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That article is is fairly racist - although not surprising from The Telegraph
I'm starting to get fed up of this Yank bashing to be honest and the blowing of our own trumpet - oh we're so sophisticated and they're all red necks blah de blah. A little humility wouldn't go astray.
 

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I'm not upset with him, I am positively laughing at him because as with a lot of Yanks he doesn't seem to be able to adjust to life outside the good ol' US of A.
 

Lawrence22

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It is worth reading Bubbas twitter feed after this. He has apologised repeatedly on this, often to people whom have been very rude towards him. He has clarified that he played bad and that it was his fault not the crowds.
One tweet reads "Christians are sinners too." Now I'm not religious but I realise that this is someone taking responsibility for his actions. He has also confimed he will be returning to play in Europe and not only the open. I believe he is playing Sweeden the week after. He also claims he did not get payed to play in Paris.
My opinion is let's give him a chance to redeem himself, we all have bad days. If he behaves like a buffoon again then he will deserve all the criticism he gets
 

Atticus_Finch

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It is worth reading Bubbas twitter feed after this. He has apologised repeatedly on this, often to people whom have been very rude towards him. He has clarified that he played bad and that it was his fault not the crowds.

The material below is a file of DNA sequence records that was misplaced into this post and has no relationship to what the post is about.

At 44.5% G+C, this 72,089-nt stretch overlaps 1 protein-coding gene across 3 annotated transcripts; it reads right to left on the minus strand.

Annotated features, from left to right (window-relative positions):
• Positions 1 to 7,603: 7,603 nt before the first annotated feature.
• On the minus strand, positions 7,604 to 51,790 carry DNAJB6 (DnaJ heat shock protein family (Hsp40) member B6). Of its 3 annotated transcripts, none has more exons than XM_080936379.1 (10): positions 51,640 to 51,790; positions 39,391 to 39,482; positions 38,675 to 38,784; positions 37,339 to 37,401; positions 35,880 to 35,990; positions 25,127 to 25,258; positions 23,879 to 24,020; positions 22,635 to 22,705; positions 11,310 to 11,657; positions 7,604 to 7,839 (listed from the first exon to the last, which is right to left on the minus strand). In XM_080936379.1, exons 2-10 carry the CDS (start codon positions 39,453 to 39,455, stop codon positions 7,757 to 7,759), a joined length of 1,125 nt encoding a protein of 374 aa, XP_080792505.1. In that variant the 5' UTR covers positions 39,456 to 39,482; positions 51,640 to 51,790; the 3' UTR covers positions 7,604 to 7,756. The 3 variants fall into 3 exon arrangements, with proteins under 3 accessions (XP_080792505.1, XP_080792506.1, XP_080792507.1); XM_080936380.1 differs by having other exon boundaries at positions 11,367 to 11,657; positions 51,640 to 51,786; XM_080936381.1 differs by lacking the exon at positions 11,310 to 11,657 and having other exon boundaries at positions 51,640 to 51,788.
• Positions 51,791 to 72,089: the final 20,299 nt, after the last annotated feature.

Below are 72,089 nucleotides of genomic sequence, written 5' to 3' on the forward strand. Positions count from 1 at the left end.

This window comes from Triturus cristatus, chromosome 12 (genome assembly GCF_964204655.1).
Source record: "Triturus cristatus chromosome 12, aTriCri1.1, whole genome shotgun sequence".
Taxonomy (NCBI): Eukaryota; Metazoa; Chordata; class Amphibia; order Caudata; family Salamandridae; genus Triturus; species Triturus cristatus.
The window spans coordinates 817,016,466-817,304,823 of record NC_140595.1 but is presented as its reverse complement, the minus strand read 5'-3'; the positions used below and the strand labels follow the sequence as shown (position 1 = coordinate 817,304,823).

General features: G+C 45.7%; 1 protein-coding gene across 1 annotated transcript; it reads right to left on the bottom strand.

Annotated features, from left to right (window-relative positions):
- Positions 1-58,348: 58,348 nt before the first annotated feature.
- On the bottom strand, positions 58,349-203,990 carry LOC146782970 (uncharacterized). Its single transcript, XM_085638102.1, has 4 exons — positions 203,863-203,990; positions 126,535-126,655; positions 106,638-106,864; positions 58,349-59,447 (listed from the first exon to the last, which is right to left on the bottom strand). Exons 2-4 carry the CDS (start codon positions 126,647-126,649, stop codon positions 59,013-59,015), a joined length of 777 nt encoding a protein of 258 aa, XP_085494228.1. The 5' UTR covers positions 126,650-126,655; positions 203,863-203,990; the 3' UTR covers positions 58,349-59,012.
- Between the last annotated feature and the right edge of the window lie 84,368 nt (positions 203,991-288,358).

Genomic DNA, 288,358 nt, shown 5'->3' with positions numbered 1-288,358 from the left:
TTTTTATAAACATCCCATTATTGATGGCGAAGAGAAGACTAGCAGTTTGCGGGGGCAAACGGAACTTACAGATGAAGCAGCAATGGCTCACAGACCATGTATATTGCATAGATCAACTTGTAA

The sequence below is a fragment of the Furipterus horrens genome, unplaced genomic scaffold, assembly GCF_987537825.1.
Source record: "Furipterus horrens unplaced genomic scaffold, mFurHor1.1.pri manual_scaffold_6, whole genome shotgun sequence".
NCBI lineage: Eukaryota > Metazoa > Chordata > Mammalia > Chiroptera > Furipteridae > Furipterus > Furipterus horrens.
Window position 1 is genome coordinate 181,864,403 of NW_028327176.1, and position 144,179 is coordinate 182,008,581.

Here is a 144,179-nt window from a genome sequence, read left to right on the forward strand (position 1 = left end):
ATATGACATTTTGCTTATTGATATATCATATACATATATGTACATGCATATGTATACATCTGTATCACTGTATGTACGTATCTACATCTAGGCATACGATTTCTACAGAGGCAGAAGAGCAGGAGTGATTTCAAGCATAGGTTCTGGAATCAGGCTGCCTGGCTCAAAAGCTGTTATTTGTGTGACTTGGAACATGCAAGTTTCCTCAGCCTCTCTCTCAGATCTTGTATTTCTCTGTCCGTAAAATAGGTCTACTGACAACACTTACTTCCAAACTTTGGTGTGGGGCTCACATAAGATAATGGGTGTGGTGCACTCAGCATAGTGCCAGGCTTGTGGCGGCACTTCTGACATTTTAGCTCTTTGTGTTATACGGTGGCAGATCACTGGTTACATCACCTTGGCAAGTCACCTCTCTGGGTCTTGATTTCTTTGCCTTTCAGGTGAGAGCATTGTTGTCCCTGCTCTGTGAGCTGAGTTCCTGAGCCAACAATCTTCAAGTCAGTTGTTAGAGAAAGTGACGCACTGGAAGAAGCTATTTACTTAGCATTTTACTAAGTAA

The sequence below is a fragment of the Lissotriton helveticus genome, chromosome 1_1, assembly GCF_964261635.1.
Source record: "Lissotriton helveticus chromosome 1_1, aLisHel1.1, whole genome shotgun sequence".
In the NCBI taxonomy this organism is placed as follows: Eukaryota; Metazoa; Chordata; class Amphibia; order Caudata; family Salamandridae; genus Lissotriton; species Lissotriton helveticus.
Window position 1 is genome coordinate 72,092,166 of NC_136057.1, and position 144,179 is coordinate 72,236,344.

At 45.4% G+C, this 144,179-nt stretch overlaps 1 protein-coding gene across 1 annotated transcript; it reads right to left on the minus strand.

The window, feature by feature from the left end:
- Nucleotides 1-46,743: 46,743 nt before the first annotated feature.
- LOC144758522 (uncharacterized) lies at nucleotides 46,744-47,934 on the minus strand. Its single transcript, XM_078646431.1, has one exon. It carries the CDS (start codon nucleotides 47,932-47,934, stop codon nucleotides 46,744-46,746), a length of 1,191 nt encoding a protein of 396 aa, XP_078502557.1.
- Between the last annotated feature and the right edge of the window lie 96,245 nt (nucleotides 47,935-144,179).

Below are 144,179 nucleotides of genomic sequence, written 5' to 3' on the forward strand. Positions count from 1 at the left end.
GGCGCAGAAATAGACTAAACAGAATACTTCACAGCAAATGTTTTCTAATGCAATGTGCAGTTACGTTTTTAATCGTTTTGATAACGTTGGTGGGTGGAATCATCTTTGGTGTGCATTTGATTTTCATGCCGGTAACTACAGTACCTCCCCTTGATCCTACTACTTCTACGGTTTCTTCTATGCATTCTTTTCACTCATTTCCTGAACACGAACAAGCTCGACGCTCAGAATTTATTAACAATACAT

One tweet reads "Christians are sinners too." Now I'm not religious but I realise that this is someone taking responsibility for his actions. He has also confimed he will be returning to play in Europe and not only the open. I believe he is playing Sweeden the week after. He also claims he did not get payed to play in Paris.
My opinion is let's give him a chance to redeem himself, we all have bad days. If he behaves like a buffoon again then he will deserve all the criticism he gets

......is the correct answer.
 

Lawrence22

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I like it that the Americans all seem to think that the European tour is weak, and that it is a feeder tour to the PGA one. Strangely, they don't seem to do that well over here, in a 'weaker' field.

Witness Brandt Snedecker today. Plus 7 after 12. Oops. For a high ranked player, that is pretty poor.

Snedecker playing much better today. Looks like he will make the cut, he is -7 through 14 so far.
 

muttleee

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I wonder if how many Europeans would play regularly in the States if the prize money on the European Tour was more than that on the PGA Tour?